Friday 02:50 GMT
Asian markets not already shut for the holidays went into retreat, following a negative lead from Wall Street as investors took a breather ahead of the Christmas break.
Most major global stock markets were on track to finish December in the black, continuing the rally set off by Donald Trump’s presidential election victory in early November.
In Asia, Japanese equities have been buoyed as weaker yen given exporters a boost, while the Bank of Japan this week gave a relatively optimistic assessment of the domestic economy as it kept monetary policy on hold.
Hong Kong and China, though, have performed poorly, with benchmarks in the territory and on the mainland weaker for the month to date.
Most global bourses look set to finish a turbulent year with gains. However, Japan’s benchmark Topix has yet to break into positive territory for 2016, and Hong Kong and Chinese stocks are also negative so far this year.
Australia’s S&P/ASX 200 slipped 0.3 per cent in a shortened trading day, while Hong Kong’s Hang Seng was down 0.6 per cent. China’s Shanghai Composite and the technology-focused Shenzhen Composite were each 0.6 per cent lower.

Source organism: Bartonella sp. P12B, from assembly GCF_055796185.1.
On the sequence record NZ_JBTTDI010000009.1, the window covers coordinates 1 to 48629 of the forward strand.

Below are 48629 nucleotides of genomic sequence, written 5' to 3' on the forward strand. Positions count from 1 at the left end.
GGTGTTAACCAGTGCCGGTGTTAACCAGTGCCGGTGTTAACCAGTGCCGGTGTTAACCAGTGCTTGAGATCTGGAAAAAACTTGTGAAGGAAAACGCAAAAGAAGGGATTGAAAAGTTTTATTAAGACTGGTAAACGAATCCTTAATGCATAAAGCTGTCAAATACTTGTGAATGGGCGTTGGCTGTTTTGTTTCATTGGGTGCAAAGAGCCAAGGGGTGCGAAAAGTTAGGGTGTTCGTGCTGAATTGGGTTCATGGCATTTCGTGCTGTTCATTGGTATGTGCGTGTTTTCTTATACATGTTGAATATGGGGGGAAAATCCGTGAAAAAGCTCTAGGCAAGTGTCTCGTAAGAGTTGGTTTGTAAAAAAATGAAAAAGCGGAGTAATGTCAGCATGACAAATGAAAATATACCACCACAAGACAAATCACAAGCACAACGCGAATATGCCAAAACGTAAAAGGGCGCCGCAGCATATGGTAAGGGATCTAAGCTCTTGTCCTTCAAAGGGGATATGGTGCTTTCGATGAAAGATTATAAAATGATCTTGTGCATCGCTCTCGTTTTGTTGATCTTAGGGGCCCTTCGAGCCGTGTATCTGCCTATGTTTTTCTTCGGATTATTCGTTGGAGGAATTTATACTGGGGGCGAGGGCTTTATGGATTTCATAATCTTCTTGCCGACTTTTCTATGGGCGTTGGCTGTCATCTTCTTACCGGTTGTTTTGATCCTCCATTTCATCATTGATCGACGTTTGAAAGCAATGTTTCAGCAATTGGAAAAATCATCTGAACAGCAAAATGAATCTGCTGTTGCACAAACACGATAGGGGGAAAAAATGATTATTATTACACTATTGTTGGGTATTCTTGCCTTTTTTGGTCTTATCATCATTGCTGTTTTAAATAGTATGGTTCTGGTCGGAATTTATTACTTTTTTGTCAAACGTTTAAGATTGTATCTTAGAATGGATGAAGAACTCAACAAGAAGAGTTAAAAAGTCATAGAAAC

On Thursday, the S&P 500 closed 0.2 per cent lower, while the Dow Jones retreated further from its attempt to breach the 20,000 point milestone, finishing 0.1 per cent weaker.
Currency markets were subdued. The US dollar index was flat at 103.05 in Asia trading. The Japanese yen was 0.1 per cent firmer at ¥117.48 per dollar and eyeing its first three-day winning streak since early November before the US election.
So far this month, the Indonesian rupiah and the Indian rupee are the only Asian currencies to have gained against the US dollar. The South Korean won and Japanese yen are worst off, both down by more than 2.5 per cent
Brent crude, the international oil benchmark, dropped 0.5 per cent to $54.75 a barrel, and West Texas Intermediate was down 0.6 per cent at $52.64.
Gold was a quarter of 1 per cent higher at $1,131.11 an ounce.
For market updates and comment follow us on Twitter @FTMarkets